This report was prepared for Marine Species and Threats team, Department of Conservation and did not form a part of the Conservation Services Programme.
The mixed-method census was carried out on the 27 July 2017 by Department of Conservation staff taking comprehensive aerial photographs of The Sisters and Motuhara at a range of scales. The number of Northern royal albatross chicks, adults and fresh carcasses were counted, and the numbers of Norther giant petrels present on the island prior to the start of breeding in August-September were also counted.
Overall, 2,116 royal albatross chicks were counted on the three islands. Seventy-eight adult albatrosses and 17 carcasses of recently dead chicks were also recorded, along with at least 1,889 Northern giant petrels, mostly concentrated on Motuhara (92%).
If little or no further mortality occurred among these chicks before fledging, breeding (nesting) success for the 2016/17 breeding season would be around 48% overall, considerably lower than the 64% recorded for the mainland colony on Taiaroa Head in the same season.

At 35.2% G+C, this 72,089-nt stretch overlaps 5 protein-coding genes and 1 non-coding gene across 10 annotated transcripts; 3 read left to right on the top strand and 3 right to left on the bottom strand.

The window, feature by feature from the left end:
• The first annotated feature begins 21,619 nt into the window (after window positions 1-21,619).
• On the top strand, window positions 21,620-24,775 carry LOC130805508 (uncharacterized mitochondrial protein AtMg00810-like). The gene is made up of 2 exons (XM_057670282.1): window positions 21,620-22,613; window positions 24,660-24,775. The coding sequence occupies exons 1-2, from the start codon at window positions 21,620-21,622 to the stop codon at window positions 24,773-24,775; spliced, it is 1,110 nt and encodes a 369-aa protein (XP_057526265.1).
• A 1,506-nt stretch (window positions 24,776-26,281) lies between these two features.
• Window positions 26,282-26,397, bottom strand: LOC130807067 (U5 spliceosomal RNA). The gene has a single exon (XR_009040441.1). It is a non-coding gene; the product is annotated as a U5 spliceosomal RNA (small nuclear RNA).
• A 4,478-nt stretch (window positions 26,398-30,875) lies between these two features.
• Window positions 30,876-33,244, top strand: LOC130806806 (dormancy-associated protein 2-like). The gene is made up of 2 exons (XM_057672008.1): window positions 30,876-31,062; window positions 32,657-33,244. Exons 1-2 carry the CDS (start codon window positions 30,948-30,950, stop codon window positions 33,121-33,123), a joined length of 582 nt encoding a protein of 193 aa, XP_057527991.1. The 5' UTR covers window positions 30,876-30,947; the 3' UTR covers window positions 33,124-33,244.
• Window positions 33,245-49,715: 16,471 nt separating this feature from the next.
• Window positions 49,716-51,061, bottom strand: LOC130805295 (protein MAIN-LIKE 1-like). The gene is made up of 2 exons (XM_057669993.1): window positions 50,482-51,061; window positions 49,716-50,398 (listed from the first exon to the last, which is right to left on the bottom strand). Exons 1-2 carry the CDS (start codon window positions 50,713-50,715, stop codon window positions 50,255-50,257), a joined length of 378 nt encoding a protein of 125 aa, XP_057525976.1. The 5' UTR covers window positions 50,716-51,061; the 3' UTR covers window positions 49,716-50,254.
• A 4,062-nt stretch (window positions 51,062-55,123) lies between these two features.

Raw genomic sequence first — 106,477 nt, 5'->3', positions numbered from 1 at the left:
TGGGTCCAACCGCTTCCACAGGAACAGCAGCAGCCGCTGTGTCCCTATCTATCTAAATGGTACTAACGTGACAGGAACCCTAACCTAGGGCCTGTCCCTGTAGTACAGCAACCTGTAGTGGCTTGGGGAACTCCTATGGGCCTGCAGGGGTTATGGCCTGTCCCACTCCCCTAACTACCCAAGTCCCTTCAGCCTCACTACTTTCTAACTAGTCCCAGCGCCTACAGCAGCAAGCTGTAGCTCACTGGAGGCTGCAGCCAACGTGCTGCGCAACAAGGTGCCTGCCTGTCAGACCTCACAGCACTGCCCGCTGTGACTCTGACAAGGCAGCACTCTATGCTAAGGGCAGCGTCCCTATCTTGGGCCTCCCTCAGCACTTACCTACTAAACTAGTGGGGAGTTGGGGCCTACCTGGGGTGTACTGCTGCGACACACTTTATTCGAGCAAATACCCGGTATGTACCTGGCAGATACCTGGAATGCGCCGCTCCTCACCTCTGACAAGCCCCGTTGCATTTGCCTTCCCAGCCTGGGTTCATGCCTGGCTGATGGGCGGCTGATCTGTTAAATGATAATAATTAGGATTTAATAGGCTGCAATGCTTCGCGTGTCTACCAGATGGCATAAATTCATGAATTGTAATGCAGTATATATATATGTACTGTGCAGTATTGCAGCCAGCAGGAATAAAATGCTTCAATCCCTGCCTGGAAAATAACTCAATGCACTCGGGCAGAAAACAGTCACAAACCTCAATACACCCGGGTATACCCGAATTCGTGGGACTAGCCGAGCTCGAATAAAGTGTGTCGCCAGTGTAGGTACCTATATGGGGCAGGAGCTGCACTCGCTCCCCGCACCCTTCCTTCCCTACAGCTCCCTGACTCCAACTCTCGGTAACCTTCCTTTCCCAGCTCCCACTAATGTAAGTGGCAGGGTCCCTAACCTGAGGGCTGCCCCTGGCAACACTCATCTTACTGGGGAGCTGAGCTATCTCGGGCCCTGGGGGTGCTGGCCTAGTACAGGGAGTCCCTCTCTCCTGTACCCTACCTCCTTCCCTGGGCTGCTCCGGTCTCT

There were significantly greater numbers of feathery downed chicks, and fewer than expected well-feathered chicks on Motuhara. This difference could be due to peak breading on Motuhara being later than on The Sisters, or slower chick development on Motuhara, possibly reflecting segregated foraging areas for breeding adults from the two colonies.
If differences are due to asynchrony in peak egg laying, it may explain the 80% increase in Northern royal albatross occupying nest sites on Motuhara as seen on the 20 December, over the number counted 12 days earlier, and the 48% increase over the numbers counted on the 23 November. Counts of occupied sites on The Sisters were 15% lower than the number of pairs counted in November. This may explain the higher apparent breeding success on Motuhara.
Regular monitoring of this population is needed through aerial photography, and further marking and resighting of known-age birds to refine parameter estimates of demographic variables.